Wednesday, May 18, 2016

"The Meaning of Sex Discrimination Has Always Been a Moving Target"

"In its original form, the law addressed discrimination based on race, national origin, color, and religion. And then, just as the bill was about to be sent to the full House of Representatives for a vote, Rep. Howard Smith of Virginia—a virulent racist who was rabidly opposed to the bill—announced that he wanted to add a sex provision.
"It wasn't a total surprise; Smith had, for many weeks, said he was thinking about adding the amendment. Incongruously, he was a longtime supporter of the Equal Rights Amendment and the National Women's Party. Women's groups started pressuring him, saying: Listen, if this bill passes, black women will enjoy more protection in the workplace—by virtue of their race—than white women. So Smith was worried that white women might have less coverage, but he also did have a real, genuine support for women's rights and believed that if this bill was going to pass, women should be a part of it."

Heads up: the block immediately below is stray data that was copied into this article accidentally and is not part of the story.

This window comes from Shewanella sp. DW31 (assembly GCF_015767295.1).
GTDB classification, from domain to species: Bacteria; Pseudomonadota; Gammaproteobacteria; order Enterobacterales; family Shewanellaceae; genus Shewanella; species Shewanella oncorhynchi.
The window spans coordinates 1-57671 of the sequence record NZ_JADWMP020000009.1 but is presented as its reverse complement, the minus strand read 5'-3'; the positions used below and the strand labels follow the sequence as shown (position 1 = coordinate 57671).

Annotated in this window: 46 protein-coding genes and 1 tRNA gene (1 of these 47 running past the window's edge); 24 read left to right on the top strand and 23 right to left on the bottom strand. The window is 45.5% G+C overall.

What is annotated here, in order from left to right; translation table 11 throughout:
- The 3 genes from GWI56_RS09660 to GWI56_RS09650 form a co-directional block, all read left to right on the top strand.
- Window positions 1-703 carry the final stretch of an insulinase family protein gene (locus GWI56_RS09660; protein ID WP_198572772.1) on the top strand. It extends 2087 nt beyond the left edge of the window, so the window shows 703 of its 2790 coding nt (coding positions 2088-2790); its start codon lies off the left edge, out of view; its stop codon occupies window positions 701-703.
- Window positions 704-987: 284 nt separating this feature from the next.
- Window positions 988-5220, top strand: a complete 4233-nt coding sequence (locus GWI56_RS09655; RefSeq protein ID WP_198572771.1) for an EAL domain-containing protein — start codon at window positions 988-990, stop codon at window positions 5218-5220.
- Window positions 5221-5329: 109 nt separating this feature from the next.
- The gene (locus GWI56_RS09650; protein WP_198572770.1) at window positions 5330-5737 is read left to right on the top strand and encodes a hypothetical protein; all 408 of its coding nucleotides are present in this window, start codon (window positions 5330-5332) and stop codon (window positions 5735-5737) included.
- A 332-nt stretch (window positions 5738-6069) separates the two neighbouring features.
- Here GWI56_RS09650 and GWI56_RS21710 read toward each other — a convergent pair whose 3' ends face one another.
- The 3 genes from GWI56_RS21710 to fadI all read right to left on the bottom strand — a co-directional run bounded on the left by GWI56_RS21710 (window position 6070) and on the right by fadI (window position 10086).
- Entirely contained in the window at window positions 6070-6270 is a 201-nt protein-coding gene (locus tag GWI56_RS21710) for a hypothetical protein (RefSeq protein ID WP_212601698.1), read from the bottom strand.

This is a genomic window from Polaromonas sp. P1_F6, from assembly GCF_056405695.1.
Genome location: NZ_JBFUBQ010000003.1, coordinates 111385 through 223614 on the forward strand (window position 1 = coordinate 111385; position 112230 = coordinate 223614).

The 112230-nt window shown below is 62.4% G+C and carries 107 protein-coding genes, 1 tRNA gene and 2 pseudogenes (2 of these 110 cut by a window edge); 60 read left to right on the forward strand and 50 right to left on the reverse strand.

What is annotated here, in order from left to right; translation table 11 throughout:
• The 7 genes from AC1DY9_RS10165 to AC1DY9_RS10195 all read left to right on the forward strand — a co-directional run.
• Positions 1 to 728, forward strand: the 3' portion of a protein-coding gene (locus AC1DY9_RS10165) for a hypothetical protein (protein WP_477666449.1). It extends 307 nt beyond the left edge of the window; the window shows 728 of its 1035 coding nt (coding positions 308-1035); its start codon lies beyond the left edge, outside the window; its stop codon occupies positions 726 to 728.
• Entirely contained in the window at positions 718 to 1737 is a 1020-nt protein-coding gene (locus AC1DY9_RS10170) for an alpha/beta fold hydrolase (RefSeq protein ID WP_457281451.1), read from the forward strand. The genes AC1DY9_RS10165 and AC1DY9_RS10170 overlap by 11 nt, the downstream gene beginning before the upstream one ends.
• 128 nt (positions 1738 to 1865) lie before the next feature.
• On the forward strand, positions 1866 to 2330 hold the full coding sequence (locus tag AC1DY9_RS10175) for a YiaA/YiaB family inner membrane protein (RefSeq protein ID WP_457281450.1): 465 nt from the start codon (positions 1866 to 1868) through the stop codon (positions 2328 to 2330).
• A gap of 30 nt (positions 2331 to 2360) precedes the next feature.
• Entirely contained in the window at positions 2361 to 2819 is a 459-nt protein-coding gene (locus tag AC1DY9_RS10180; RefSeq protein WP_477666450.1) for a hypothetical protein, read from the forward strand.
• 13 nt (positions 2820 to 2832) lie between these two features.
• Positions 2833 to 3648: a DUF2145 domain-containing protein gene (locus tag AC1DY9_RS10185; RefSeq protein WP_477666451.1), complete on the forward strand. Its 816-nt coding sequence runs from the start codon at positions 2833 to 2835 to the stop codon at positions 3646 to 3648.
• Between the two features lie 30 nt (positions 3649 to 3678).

Mark Joseph Stern interviews attorney and author Gillian Thomas in Slate about sex discrimination and the Civil Rights Act of 1964.

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